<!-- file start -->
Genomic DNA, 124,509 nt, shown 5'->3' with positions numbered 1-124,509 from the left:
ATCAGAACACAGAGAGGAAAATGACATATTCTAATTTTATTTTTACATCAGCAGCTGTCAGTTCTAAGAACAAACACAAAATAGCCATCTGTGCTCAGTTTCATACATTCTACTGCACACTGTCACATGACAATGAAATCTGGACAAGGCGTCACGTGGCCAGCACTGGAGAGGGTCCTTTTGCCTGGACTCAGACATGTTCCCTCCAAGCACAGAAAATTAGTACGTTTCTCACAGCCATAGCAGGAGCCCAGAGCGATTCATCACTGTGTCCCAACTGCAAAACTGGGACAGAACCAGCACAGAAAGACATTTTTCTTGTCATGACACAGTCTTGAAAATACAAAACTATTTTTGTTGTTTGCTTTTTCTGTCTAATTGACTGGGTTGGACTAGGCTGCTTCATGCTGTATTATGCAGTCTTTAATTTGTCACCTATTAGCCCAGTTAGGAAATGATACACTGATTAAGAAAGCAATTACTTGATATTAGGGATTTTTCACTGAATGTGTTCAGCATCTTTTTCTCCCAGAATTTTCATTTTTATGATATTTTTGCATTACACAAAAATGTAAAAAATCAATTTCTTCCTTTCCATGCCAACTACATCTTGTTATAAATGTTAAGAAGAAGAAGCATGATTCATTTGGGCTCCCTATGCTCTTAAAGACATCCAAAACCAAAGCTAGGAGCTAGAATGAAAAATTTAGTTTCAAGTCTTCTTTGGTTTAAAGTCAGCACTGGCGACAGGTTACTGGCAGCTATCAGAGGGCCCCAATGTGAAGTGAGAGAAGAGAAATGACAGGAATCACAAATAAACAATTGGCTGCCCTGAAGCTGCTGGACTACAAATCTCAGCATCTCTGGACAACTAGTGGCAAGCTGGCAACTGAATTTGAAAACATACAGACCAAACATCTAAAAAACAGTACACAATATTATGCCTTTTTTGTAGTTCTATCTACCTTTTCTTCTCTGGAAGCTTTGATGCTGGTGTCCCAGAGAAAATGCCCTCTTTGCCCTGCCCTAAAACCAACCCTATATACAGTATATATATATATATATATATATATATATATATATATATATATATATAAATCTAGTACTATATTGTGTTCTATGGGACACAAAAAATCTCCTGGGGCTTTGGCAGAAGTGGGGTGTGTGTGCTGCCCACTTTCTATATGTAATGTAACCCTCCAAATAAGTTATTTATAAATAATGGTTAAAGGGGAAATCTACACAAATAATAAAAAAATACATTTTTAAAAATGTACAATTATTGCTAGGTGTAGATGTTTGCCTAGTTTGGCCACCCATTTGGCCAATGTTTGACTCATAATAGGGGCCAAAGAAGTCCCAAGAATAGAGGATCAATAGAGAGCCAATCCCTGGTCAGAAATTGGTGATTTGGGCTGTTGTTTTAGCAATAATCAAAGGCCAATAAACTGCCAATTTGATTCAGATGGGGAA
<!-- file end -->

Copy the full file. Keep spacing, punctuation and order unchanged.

Genomic DNA, 124,509 nt, shown 5'->3' with positions numbered 1-124,509 from the left:
ATCAGAACACAGAGAGGAAAATGACATATTCTAATTTTATTTTTACATCAGCAGCTGTCAGTTCTAAGAACAAACACAAAATAGCCATCTGTGCTCAGTTTCATACATTCTACTGCACACTGTCACATGACAATGAAATCTGGACAAGGCGTCACGTGGCCAGCACTGGAGAGGGTCCTTTTGCCTGGACTCAGACATGTTCCCTCCAAGCACAGAAAATTAGTACGTTTCTCACAGCCATAGCAGGAGCCCAGAGCGATTCATCACTGTGTCCCAACTGCAAAACTGGGACAGAACCAGCACAGAAAGACATTTTTCTTGTCATGACACAGTCTTGAAAATACAAAACTATTTTTGTTGTTTGCTTTTTCTGTCTAATTGACTGGGTTGGACTAGGCTGCTTCATGCTGTATTATGCAGTCTTTAATTTGTCACCTATTAGCCCAGTTAGGAAATGATACACTGATTAAGAAAGCAATTACTTGATATTAGGGATTTTTCACTGAATGTGTTCAGCATCTTTTTCTCCCAGAATTTTCATTTTTATGATATTTTTGCATTACACAAAAATGTAAAAAATCAATTTCTTCCTTTCCATGCCAACTACATCTTGTTATAAATGTTAAGAAGAAGAAGCATGATTCATTTGGGCTCCCTATGCTCTTAAAGACATCCAAAACCAAAGCTAGGAGCTAGAATGAAAAATTTAGTTTCAAGTCTTCTTTGGTTTAAAGTCAGCACTGGCGACAGGTTACTGGCAGCTATCAGAGGGCCCCAATGTGAAGTGAGAGAAGAGAAATGACAGGAATCACAAATAAACAATTGGCTGCCCTGAAGCTGCTGGACTACAAATCTCAGCATCTCTGGACAACTAGTGGCAAGCTGGCAACTGAATTTGAAAACATACAGACCAAACATCTAAAAAACAGTACACAATATTATGCCTTTTTTGTAGTTCTATCTACCTTTTCTTCTCTGGAAGCTTTGATGCTGGTGTCCCAGAGAAAATGCCCTCTTTGCCCTGCCCTAAAACCAACCCTATATACAGTATATATATATATATATATATATATATATATATATATATATATATATAAATCTAGTACTATATTGTGTTCTATGGGACACAAAAAATCTCCTGGGGCTTTGGCAGAAGTGGGGTGTGTGTGCTGCCCACTTTCTATATGTAATGTAACCCTCCAAATAAGTTATTTATAAATAATGGTTAAAGGGGAAATCTACACAAATAATAAAAAAATACATTTTTAAAAATGTACAATTATTGCTAGGTGTAGATGTTTGCCTAGTTTGGCCACCCATTTGGCCAATGTTTGACTCATAATAGGGGCCAAAGAAGTCCCAAGAATAGAGGATCAATAGAGAGCCAATCCCTGGTCAGAAATTGGTGATTTGGGCTGTTGTTTTAGCAATAATCAAAGGCCAATAAACTGCCAATTTGATTCAGATGGGGAA